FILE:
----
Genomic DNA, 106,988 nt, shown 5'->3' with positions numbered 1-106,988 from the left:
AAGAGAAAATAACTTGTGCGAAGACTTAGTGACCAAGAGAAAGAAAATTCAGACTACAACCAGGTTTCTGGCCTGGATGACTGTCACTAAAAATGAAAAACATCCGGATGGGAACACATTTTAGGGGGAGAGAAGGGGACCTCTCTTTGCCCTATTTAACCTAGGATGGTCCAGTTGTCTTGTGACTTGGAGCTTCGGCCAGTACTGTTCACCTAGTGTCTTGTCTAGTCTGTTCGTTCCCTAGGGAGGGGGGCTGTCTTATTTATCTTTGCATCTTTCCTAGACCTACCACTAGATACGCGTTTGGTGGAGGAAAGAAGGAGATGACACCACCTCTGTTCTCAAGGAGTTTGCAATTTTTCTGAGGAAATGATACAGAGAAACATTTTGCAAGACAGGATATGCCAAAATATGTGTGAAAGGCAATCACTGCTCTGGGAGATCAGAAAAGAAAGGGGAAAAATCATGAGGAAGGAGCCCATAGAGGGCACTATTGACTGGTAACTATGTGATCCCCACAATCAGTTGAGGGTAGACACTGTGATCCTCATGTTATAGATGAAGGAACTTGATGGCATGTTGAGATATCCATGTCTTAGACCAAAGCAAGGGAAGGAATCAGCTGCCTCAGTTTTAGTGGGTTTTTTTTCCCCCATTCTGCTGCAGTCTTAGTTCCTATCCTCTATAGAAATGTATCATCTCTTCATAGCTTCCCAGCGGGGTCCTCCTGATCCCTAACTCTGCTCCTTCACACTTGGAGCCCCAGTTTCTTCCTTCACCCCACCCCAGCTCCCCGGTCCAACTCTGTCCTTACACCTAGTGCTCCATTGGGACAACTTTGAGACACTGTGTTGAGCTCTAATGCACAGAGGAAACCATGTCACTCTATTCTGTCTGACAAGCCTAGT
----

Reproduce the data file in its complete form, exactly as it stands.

Genomic DNA, 106,988 nt, shown 5'->3' with positions numbered 1-106,988 from the left:
AAGAGAAAATAACTTGTGCGAAGACTTAGTGACCAAGAGAAAGAAAATTCAGACTACAACCAGGTTTCTGGCCTGGATGACTGTCACTAAAAATGAAAAACATCCGGATGGGAACACATTTTAGGGGGAGAGAAGGGGACCTCTCTTTGCCCTATTTAACCTAGGATGGTCCAGTTGTCTTGTGACTTGGAGCTTCGGCCAGTACTGTTCACCTAGTGTCTTGTCTAGTCTGTTCGTTCCCTAGGGAGGGGGGCTGTCTTATTTATCTTTGCATCTTTCCTAGACCTACCACTAGATACGCGTTTGGTGGAGGAAAGAAGGAGATGACACCACCTCTGTTCTCAAGGAGTTTGCAATTTTTCTGAGGAAATGATACAGAGAAACATTTTGCAAGACAGGATATGCCAAAATATGTGTGAAAGGCAATCACTGCTCTGGGAGATCAGAAAAGAAAGGGGAAAAATCATGAGGAAGGAGCCCATAGAGGGCACTATTGACTGGTAACTATGTGATCCCCACAATCAGTTGAGGGTAGACACTGTGATCCTCATGTTATAGATGAAGGAACTTGATGGCATGTTGAGATATCCATGTCTTAGACCAAAGCAAGGGAAGGAATCAGCTGCCTCAGTTTTAGTGGGTTTTTTTTCCCCCATTCTGCTGCAGTCTTAGTTCCTATCCTCTATAGAAATGTATCATCTCTTCATAGCTTCCCAGCGGGGTCCTCCTGATCCCTAACTCTGCTCCTTCACACTTGGAGCCCCAGTTTCTTCCTTCACCCCACCCCAGCTCCCCGGTCCAACTCTGTCCTTACACCTAGTGCTCCATTGGGACAACTTTGAGACACTGTGTTGAGCTCTAATGCACAGAGGAAACCATGTCACTCTATTCTGTCTGACAAGCCTAGT